TRENTON, N.J. (AP) -- The Senate Budget Committee voted to give the state's lowest-paid hourly employees a $1.25 per hour raise on Monday, following about two hours of debate over whether a minimum wage increase would spur New Jersey's sluggish economy or kill precious jobs.
The bill heads to the full Senate.
The wage increase bill has been a high priority for legislative Democrats this year. The Assembly passed a bill in May raising the wage to $8.50 per hour and making yearly adjustments. But the measure stalled in the Democrat-led Senate when Senate President Steve Sweeney decided on an alternate route: Letting voters decide in a ballot question whether to hike the wage.
Sweeney, of Gloucester County, said he changed course because Gov. Chris Christie, a Republican, indicated he would not sign a measure that included automatic annual wage adjustments. Of the 10 states that adjust their wage floor annually based on national economic data like the Consumer Price Index, nine have minimum wages higher than the federal minimum of $7.25.
But Sweeney and Assembly Speaker Sheila Oliver apparently reached agreement to send the wage bill to Christie's desk. Sweeney said the Legislature would pursue voter approval if the governor vetoes or conditionally vetoes the Democrats' bill.
"We are giving the governor the opportunity to do the right thing," Sweeney said Monday as the first witness to testify. "If he doesn't, make no mistake we have another course."
Oliver stood with workers and wage-hike advocates earlier in the day, saying she wanted to give the state's lowest paid employees something to be thankful for this Thanksgiving — a raise.
"Having a minimum wage that accurately reflects the state's economic realities is common sense, but also an essential economic stimulus tool that will have an immediate positive effect," said Oliver, the sponsor of the Assembly bill.
Among the states, 18 have a higher minimum wage than the federal minimum; four have a lower minimum; 22 states have the same minimum; and six set no minimum wage.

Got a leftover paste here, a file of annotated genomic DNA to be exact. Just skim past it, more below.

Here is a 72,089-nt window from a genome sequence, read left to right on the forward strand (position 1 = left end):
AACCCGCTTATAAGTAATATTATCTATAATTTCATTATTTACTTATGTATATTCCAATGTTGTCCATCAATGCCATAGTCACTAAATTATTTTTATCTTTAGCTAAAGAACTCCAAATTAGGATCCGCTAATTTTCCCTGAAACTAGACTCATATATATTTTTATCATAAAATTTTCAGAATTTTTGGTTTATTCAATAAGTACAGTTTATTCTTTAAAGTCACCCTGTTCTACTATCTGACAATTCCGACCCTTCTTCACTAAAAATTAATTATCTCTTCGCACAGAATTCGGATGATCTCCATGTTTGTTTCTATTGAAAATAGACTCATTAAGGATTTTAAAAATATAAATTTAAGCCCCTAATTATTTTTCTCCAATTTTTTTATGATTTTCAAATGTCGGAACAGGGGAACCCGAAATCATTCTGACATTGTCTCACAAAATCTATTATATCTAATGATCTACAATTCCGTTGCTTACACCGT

The debate was essentially a partisan one, with Democrats arguing that the working poor cannot live on a gross salary of $220 per week for 40 hours work, and Republicans, while agreeing that the wage is low, countering that the extra labor costs will crush some businesses and lead to layoffs.
Senate Democrats quashed a Republican-sponsored amendment that would have delayed the increase and cancelled automatic yearly adjustments.
Sen. Joe Pennacchio of Morris County asked that the increase be phased in over three years, but his amendment failed 7-5 in a party-line vote.
Proponents of raising the wage included Elpidia Gomez, a temporary worker who through a Spanish translator told lawmakers that she lines up early each day for a chance at a day's work that sometimes comes and other times does not. She does not get paid for holidays or vacations and gets no health benefits, even when she works the equivalent of full-time.
"I come here asking that the state of New Jersey to do something to help workers like us to improve our lives," she told the panel
Opponents to raising the wage were varied. They included Sen. Jennifer Beck of Monmouth County, who said she could not support a minimum wage increase now — when it would hit business owners trying to recover from Hurricane Sandy; Joe Marino, a representative of Sun Valley Orchards, a produce farm in Swedesboro, who said the bill would hurt agriculture, which relies on temporary, seasonal workers, for whom housing and transportation are part of the labor costs; and Steve Lonegan, an unsuccessful gubernatorial candidate who runs the state chapter of the national policy organization Americans for Prosperity. He said failed economic policies like raising the minimum wage destroys jobs for low wage earners, especially teenagers.
The vote was 7-6. Republicans on the panel all voted no, and Democrats all voted yes, except Sen. Jeff Van Drew of Cape May Court House, a Democrat who also voted no.